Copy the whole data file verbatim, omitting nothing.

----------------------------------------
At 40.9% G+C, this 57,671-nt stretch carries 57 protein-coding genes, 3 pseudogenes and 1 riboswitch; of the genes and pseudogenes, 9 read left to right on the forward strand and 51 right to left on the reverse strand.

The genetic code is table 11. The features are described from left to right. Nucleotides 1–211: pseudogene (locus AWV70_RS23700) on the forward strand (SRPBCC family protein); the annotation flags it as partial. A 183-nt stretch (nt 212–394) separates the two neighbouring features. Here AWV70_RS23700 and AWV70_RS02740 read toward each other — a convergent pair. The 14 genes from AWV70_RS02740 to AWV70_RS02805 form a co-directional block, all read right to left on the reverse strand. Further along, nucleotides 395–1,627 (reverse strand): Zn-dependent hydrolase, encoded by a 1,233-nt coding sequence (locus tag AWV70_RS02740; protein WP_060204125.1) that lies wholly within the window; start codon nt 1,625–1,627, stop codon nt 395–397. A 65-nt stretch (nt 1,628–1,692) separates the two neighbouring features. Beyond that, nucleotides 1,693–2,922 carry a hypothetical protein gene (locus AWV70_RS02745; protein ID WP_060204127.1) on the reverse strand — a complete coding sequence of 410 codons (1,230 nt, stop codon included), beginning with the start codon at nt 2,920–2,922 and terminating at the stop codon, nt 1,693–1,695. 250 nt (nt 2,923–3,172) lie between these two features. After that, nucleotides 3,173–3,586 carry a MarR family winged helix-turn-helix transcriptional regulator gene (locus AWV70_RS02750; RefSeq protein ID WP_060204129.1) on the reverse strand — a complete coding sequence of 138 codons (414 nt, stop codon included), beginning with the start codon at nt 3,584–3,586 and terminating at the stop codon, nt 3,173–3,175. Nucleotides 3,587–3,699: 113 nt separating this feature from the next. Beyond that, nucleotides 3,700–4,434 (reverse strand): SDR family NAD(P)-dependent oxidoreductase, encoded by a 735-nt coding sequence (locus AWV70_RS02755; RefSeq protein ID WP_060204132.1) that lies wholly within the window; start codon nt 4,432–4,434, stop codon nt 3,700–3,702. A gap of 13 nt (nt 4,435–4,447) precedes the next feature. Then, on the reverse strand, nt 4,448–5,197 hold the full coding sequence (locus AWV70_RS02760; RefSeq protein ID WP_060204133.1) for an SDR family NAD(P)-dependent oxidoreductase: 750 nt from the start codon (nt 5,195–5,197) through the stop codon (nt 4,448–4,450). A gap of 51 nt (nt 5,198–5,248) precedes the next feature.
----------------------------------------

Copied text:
At 40.9% G+C, this 57,671-nt stretch carries 57 protein-coding genes, 3 pseudogenes and 1 riboswitch; of the genes and pseudogenes, 9 read left to right on the forward strand and 51 right to left on the reverse strand.

The genetic code is table 11. The features are described from left to right. Nucleotides 1–211: pseudogene (locus AWV70_RS23700) on the forward strand (SRPBCC family protein); the annotation flags it as partial. A 183-nt stretch (nt 212–394) separates the two neighbouring features. Here AWV70_RS23700 and AWV70_RS02740 read toward each other — a convergent pair. The 14 genes from AWV70_RS02740 to AWV70_RS02805 form a co-directional block, all read right to left on the reverse strand. Further along, nucleotides 395–1,627 (reverse strand): Zn-dependent hydrolase, encoded by a 1,233-nt coding sequence (locus tag AWV70_RS02740; protein WP_060204125.1) that lies wholly within the window; start codon nt 1,625–1,627, stop codon nt 395–397. A 65-nt stretch (nt 1,628–1,692) separates the two neighbouring features. Beyond that, nucleotides 1,693–2,922 carry a hypothetical protein gene (locus AWV70_RS02745; protein ID WP_060204127.1) on the reverse strand — a complete coding sequence of 410 codons (1,230 nt, stop codon included), beginning with the start codon at nt 2,920–2,922 and terminating at the stop codon, nt 1,693–1,695. 250 nt (nt 2,923–3,172) lie between these two features. After that, nucleotides 3,173–3,586 carry a MarR family winged helix-turn-helix transcriptional regulator gene (locus AWV70_RS02750; RefSeq protein ID WP_060204129.1) on the reverse strand — a complete coding sequence of 138 codons (414 nt, stop codon included), beginning with the start codon at nt 3,584–3,586 and terminating at the stop codon, nt 3,173–3,175. Nucleotides 3,587–3,699: 113 nt separating this feature from the next. Beyond that, nucleotides 3,700–4,434 (reverse strand): SDR family NAD(P)-dependent oxidoreductase, encoded by a 735-nt coding sequence (locus AWV70_RS02755; RefSeq protein ID WP_060204132.1) that lies wholly within the window; start codon nt 4,432–4,434, stop codon nt 3,700–3,702. A gap of 13 nt (nt 4,435–4,447) precedes the next feature. Then, on the reverse strand, nt 4,448–5,197 hold the full coding sequence (locus AWV70_RS02760; RefSeq protein ID WP_060204133.1) for an SDR family NAD(P)-dependent oxidoreductase: 750 nt from the start codon (nt 5,195–5,197) through the stop codon (nt 4,448–4,450). A gap of 51 nt (nt 5,198–5,248) precedes the next feature.